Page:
“New Zealand’s voice must be heard” in condemnation of Russia


Chess great Gary Kasparov, who has denounced Vladimir Putin for years, said “New Zealand’s voice must be heard” in global condemnation of Russia’s invasion of Ukraine.

He told Breakfast on Monday that’s because it’s not just about Ukraine, but about the world.

Kasparov says Putin planned the invasion of Ukraine in plain sight, thinking he would get away with it.

But Putin has “reached a point where the world can no longer tolerate his aggression,” he says.

“It’s tragic that we had to walk this far, and Ukraine is now paying with its life.”

Kasparov has been warning the world for 15 years – forming opposition movements, leading protests, being arrested, imprisoned and beaten by police for trying to oppose Putin.

In 2015, Kasparov’s book Winter is Coming: Why Vladimir Putin and Enemies of the Free World Must Be Stopped called on the West to stop placating Putin and warned of what would happen if he went unchecked.

He says Western powers “could have stopped Putin eight years ago” during the illegal annexation of Crimea. Instead, according to Kasparov, the West did not take Putin seriously and impose serious sanctions on him.

He says this allowed Putin to build up a kind of war chest. The Washington Post reports that Russia’s central bank had $640 billion in foreign exchange reserves, much of it in Western central bank computers, as of February 18.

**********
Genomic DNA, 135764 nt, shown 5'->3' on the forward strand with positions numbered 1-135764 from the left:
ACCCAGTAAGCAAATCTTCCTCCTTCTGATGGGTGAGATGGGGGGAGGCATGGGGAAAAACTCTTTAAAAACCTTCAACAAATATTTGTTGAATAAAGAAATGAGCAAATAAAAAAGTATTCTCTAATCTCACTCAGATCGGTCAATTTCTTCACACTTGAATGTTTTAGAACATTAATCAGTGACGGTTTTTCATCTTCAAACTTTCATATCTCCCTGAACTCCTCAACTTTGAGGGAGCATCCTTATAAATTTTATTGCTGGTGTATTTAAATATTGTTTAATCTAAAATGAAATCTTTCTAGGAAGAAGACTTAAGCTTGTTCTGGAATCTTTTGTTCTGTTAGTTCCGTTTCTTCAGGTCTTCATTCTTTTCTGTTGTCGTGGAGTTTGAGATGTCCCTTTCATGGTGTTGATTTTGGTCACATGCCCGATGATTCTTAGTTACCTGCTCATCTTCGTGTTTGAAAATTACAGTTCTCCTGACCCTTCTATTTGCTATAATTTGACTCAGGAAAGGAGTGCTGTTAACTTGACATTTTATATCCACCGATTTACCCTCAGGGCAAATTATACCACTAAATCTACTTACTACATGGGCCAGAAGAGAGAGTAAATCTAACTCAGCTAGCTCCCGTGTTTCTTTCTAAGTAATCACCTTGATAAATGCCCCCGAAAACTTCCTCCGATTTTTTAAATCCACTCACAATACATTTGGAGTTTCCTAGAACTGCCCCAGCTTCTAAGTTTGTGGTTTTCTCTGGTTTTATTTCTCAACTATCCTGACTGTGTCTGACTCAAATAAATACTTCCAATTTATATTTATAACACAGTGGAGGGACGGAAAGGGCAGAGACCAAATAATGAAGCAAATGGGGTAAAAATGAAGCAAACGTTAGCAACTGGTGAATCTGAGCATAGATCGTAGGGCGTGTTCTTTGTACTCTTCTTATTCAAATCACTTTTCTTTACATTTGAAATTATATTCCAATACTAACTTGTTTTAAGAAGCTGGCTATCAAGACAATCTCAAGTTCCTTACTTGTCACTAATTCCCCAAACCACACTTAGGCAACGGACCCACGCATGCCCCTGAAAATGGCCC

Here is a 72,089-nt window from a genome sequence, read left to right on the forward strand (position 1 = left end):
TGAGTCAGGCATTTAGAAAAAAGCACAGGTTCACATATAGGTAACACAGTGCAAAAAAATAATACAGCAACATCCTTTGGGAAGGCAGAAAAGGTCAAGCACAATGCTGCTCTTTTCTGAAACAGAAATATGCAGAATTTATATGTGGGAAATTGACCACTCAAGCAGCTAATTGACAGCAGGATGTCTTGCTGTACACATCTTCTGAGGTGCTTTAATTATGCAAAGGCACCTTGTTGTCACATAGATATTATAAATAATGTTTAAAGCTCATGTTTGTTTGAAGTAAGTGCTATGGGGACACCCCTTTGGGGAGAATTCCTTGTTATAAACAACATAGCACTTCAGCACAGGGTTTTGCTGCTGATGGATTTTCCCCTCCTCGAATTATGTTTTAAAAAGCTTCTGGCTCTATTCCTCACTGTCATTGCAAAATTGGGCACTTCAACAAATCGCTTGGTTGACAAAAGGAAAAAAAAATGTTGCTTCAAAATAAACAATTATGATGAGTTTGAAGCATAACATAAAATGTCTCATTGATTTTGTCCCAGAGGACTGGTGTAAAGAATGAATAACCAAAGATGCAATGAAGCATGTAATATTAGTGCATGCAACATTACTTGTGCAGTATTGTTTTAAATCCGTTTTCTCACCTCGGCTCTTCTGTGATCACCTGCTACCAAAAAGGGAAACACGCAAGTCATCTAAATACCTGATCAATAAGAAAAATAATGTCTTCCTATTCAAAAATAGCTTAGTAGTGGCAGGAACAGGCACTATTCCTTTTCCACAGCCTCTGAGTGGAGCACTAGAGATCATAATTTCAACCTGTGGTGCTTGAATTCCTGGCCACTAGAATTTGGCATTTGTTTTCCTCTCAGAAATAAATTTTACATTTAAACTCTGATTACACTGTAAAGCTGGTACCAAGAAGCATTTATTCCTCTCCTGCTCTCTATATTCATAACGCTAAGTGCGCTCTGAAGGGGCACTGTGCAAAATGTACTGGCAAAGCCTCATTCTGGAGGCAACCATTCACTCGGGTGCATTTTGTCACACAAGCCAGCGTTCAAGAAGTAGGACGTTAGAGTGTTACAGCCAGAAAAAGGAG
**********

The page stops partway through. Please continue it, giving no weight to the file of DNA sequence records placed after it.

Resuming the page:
“It is very unfortunate that Putin was not taken seriously and that politicians in Europe and the United States thought that they could pretend nothing had happened, making some kind of concessions to public opinion, but everything what was done before those days was more like paying lip service, changing public opinion, rather than applying serious sanctions to stop Putin by destroying his military machine.”

But Kasparov says the world is starting to hit Russia where it hurts now.

“It’s not about tanks but about banks because any war needs money,” he says.

“You can’t continue the war, you can’t even launch aggressive legislation unless you have resources and it’s very unfortunate that Putin was able to allocate huge financial reserves – he’s sitting on a war chest of hundreds and hundreds of billions of dollars.”

The human rights defender said China was watching events unfold and if Putin was allowed to succeed, “Taiwan could be next.”

So what can New Zealand do?

“It’s not a question of the size of the country, it’s a question of freedom,” says Kasparov.

“New Zealand is a representative of a free world and it is very important that they join the consort of free nations to send a signal. This is not about Ukraine, this is about the whole world because if Putin succeeds in Ukraine, something can happen much closer to you.”

Prime Minister Jacinda Ardern later told Breakfast she agreed with Kasparov that “the world must take a stand” against the Russian invasion of Ukraine and that New Zealand strongly condemned the attacks.

She says New Zealand is not in the same position as other countries in deploying military aid, but supports humanitarian efforts.

Measures taken by the New Zealand government include targeted travel bans, a ban on the export of goods to Russian military and security forces and the suspension of bilateral Foreign Ministry consultations until further notice.


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